It’s citrus time where I live, which means that everyone has buckets of oranges, lemons, limes, and grapefruits that they can’t give away fast enough. I myself have an orange tree, but I’m often given lemons from friends and family as well–16-13: Lemon Meringue Pie is a good recipe to use up some of that winter citrus. You can also check out 15-29: Raspberry-Lemon Parfait or 17-42: Luscious Lemon Bars if you have a LOT of lemons to use up.
This is a NEW book recipe, so I never even knew until recently that Simply Delicious even had a lemon meringue pie recipe. If I had known, I guarantee I would have attempted it much earlier than now.
I LOVE lemon meringue pie–it conjures recipes of slowly rotating cake and pie displays in coffee shops. Man, do I miss eating in a restaurant.
Happy New Year! I recently posted about finding a NEW (to me) Simply Delicious book at a local thrift store, so we’ll start this new year off with the first recipe I’m going to cover from that batch of new recipes, 2-7: Coleslaw. A lot of these recipes fill “gaps” in the collection I already had, and this one is no exception. Coleslaw is a pretty well-known dish, and it’s probably one of the only instances where I enjoy cabbage.
Simply Delicious suggests you can eat coleslaw with just about anything, and they may not be too far off with that claim. Not only can you eat it with a sandwich, you can even put it IN the sandwich.
Yet another apple dessert recipe for you today. I made 14-24: Wine-Baked Apples at the same time as 14-2: Apple Strudel, since if I’m going through the work of breaking down apples, I’m getting at least two entries out of it.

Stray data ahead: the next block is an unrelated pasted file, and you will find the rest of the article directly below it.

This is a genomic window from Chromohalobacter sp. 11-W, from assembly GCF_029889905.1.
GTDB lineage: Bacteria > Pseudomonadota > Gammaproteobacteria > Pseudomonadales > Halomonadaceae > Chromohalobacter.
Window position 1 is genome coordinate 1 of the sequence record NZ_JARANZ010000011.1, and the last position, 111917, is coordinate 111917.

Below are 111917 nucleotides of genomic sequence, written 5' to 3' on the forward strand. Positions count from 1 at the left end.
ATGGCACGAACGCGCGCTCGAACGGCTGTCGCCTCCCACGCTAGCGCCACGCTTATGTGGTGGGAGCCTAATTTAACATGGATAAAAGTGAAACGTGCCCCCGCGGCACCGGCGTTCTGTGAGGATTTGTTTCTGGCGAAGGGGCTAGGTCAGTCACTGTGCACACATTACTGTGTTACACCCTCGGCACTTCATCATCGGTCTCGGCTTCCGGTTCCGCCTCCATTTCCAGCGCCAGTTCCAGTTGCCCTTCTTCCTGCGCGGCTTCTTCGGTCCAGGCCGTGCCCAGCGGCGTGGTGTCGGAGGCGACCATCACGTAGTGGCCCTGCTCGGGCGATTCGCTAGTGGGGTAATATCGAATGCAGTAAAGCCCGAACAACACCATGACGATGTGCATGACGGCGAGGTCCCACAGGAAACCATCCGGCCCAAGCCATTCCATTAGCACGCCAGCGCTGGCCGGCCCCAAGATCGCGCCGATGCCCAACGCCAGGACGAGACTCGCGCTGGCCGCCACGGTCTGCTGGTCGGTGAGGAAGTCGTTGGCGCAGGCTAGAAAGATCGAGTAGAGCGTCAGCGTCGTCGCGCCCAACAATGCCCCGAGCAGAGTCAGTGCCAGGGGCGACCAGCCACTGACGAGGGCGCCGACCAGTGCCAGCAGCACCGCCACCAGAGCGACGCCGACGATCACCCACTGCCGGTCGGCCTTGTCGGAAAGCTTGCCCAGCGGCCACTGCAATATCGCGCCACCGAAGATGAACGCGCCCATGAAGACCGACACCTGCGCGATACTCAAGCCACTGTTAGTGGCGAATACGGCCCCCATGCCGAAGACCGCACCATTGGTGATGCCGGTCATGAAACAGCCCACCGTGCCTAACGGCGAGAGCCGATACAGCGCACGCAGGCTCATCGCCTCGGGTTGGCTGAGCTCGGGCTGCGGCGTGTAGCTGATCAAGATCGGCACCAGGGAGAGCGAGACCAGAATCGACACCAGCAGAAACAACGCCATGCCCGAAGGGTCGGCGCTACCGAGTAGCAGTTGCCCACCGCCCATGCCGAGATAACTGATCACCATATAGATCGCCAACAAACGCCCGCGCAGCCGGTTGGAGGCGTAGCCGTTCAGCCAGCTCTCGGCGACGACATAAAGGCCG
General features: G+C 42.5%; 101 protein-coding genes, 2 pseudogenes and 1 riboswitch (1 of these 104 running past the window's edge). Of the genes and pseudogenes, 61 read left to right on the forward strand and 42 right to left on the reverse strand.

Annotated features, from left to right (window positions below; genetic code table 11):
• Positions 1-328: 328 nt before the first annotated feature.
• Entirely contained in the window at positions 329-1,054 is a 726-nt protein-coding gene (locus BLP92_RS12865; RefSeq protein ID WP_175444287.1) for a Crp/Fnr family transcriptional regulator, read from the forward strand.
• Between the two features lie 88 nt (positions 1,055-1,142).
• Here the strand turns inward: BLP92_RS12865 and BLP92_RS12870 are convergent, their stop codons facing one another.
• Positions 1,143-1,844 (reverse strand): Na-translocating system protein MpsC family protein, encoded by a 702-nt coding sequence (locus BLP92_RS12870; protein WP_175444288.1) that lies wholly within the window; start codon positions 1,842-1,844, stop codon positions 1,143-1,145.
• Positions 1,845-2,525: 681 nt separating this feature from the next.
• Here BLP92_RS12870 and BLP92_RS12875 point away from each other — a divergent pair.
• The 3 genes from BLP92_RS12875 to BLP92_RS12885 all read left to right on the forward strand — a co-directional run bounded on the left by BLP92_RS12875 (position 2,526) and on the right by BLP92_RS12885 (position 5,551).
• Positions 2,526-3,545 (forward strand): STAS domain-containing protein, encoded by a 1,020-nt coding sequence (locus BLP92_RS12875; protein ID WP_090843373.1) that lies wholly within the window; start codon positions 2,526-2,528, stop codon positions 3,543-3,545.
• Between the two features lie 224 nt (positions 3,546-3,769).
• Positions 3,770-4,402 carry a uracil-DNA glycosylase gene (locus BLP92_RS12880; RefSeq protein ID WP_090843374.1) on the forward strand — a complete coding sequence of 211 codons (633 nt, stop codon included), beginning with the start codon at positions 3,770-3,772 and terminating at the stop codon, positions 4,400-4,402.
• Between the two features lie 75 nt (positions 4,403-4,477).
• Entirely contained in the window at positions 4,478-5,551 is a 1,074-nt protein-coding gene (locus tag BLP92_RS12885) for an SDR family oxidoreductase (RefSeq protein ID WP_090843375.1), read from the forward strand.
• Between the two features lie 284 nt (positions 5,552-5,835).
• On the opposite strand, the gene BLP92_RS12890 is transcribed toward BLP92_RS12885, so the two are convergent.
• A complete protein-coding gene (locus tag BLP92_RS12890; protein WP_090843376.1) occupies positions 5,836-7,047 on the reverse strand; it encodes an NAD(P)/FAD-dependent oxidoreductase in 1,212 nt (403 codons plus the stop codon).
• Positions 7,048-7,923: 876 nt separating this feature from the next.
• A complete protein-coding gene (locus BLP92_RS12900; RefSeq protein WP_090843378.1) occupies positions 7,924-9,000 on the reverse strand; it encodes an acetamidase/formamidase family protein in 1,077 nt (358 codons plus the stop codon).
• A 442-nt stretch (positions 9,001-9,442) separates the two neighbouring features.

The blurb above mentions this being a “new” way to bake apples–it doesn’t seem that far off from the “old” ways, to be quite honest.
I had a goal to finish all the ones I cooked in 2019 by the end of 2020…not sure if I’ll meet that goal (EDIT: I did!), but here’s one more from last year: 16-49: Chocolate-Glazed Raspberry Tart. Not only is this from last Thanksgiving (along with 6-42: Turkey Pot Roast and 17-15: Cream Puffs), but I also made a version of it as part of a fancy Christmas dinner 12 years ago (XMAS 08) as well. Since today is Christmas Eve, I think it’s a good day to tell you about it.
When I made this back in ’08, I made 6 individual tarts instead of one big one–I was afraid it would look weird once I cut it, so I thought individual servings would look better. I had been watching a LOT of Top Chef at that point (and still do, but that’s the ONLY cooking show I’ll watch).
Since I had a few of the same guests attending as that Christmas dinner back in ’08 (and the same number), I decided to make the same modification this time. Usually I will reverse modifications when I recook recipes I’ve already done to try to honor the “original” recipe, but this time I decided to stick with it.
I often wonder when I “evaluate” these recipes if I’m biased in my ratings/attitude towards them because of my own personal feelings about their contents. If I don’t personally like pears, does that unfairly impact my review of 15-41: Pear Halves with Chocolate Topping? Probably. Just a thought.
I’m not a huge pear fan, so if you haven’t figured it out by now, pear halves with weird chocolate bread topping wasn’t my jam. But if months of quarantine have you curious about weird desserts from the 80s, read on.